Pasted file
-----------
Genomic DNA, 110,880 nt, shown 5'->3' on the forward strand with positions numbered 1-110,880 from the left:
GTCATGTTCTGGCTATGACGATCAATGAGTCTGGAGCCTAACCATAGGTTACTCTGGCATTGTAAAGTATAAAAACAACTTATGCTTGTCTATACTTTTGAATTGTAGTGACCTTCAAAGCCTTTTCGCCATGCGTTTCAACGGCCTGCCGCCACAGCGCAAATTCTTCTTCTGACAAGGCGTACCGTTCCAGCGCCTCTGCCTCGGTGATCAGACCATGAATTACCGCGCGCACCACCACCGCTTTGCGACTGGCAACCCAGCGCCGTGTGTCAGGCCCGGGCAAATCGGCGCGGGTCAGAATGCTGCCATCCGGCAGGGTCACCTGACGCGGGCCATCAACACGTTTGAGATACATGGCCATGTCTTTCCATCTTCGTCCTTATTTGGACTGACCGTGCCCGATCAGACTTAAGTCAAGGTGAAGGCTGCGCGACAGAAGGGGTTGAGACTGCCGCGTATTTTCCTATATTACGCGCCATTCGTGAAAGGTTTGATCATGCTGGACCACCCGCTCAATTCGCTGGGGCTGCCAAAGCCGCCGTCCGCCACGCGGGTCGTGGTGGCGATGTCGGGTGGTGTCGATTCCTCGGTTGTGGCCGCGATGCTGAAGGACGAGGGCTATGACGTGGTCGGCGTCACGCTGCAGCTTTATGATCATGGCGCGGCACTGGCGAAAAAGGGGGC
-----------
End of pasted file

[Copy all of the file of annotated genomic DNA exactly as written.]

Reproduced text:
Genomic DNA, 110,880 nt, shown 5'->3' on the forward strand with positions numbered 1-110,880 from the left:
GTCATGTTCTGGCTATGACGATCAATGAGTCTGGAGCCTAACCATAGGTTACTCTGGCATTGTAAAGTATAAAAACAACTTATGCTTGTCTATACTTTTGAATTGTAGTGACCTTCAAAGCCTTTTCGCCATGCGTTTCAACGGCCTGCCGCCACAGCGCAAATTCTTCTTCTGACAAGGCGTACCGTTCCAGCGCCTCTGCCTCGGTGATCAGACCATGAATTACCGCGCGCACCACCACCGCTTTGCGACTGGCAACCCAGCGCCGTGTGTCAGGCCCGGGCAAATCGGCGCGGGTCAGAATGCTGCCATCCGGCAGGGTCACCTGACGCGGGCCATCAACACGTTTGAGATACATGGCCATGTCTTTCCATCTTCGTCCTTATTTGGACTGACCGTGCCCGATCAGACTTAAGTCAAGGTGAAGGCTGCGCGACAGAAGGGGTTGAGACTGCCGCGTATTTTCCTATATTACGCGCCATTCGTGAAAGGTTTGATCATGCTGGACCACCCGCTCAATTCGCTGGGGCTGCCAAAGCCGCCGTCCGCCACGCGGGTCGTGGTGGCGATGTCGGGTGGTGTCGATTCCTCGGTTGTGGCCGCGATGCTGAAGGACGAGGGCTATGACGTGGTCGGCGTCACGCTGCAGCTTTATGATCATGGCGCGGCACTGGCGAAAAAGGGGGC